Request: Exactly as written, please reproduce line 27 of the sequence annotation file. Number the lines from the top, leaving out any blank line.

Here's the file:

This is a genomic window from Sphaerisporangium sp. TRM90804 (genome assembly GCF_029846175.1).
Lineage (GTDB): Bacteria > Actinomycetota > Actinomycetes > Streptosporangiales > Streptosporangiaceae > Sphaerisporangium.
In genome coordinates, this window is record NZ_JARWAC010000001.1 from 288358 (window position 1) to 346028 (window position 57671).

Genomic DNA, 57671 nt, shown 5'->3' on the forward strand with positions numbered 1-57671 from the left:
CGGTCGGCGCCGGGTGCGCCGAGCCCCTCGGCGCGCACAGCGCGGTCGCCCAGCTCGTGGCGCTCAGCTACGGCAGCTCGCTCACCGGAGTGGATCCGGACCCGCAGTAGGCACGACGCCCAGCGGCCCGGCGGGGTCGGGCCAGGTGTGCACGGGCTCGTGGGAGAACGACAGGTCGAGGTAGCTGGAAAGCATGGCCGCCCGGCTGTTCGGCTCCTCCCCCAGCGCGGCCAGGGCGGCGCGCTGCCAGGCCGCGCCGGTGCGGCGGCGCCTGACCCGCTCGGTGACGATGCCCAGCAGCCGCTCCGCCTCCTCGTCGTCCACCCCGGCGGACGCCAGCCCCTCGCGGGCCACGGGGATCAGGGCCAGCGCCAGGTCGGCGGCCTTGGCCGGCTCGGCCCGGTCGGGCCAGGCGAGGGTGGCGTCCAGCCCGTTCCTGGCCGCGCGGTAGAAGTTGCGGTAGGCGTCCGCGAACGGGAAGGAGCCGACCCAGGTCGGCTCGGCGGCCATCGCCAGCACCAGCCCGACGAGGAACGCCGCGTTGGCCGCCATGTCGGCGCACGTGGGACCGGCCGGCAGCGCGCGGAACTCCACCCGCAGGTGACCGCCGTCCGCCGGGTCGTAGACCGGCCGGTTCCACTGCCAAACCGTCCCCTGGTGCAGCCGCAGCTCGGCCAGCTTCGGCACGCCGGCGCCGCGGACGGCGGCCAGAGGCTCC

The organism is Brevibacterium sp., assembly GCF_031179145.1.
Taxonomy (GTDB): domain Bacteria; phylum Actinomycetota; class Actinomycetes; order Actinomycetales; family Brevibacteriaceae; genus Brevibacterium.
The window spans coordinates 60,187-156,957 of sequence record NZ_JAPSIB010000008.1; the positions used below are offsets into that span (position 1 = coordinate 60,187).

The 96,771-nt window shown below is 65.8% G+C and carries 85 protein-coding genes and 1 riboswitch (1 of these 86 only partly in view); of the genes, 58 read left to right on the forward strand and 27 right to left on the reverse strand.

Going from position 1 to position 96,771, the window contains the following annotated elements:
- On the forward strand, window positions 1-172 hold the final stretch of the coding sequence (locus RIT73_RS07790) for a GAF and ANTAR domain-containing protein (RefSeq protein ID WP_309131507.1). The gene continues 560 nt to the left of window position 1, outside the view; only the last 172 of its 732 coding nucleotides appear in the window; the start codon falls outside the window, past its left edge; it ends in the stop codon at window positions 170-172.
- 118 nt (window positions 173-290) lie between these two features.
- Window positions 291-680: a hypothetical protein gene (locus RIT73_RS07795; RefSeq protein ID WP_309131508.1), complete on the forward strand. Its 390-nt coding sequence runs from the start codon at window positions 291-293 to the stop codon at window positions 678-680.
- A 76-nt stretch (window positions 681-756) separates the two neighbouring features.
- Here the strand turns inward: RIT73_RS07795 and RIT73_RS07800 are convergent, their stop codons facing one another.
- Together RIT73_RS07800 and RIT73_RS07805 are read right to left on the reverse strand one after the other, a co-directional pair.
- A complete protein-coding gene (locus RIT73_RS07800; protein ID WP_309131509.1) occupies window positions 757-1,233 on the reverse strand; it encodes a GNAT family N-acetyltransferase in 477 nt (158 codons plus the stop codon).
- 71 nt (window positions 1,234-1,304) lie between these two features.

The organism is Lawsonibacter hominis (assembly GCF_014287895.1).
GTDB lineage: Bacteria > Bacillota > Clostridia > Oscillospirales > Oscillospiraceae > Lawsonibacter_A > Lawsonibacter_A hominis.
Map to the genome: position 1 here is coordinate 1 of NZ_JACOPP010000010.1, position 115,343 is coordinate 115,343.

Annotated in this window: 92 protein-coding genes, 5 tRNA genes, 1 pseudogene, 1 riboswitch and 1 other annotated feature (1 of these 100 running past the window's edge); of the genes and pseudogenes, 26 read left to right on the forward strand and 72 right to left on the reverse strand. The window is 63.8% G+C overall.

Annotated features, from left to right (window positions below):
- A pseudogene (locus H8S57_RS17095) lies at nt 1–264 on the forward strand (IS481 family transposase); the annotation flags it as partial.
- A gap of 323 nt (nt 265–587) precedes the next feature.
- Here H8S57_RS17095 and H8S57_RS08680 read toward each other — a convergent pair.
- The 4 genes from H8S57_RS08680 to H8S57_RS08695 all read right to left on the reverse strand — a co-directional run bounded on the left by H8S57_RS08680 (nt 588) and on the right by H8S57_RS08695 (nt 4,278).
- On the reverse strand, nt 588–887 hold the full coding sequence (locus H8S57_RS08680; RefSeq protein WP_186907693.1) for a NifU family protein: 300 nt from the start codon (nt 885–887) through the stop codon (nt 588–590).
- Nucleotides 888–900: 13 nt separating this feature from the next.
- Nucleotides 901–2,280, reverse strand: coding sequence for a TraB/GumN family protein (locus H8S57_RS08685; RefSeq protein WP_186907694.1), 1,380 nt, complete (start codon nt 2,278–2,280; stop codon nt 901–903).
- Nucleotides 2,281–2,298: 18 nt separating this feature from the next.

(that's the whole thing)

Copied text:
- The 4 genes from H8S57_RS08680 to H8S57_RS08695 all read right to left on the reverse strand — a co-directional run bounded on the left by H8S57_RS08680 (nt 588) and on the right by H8S57_RS08695 (nt 4,278).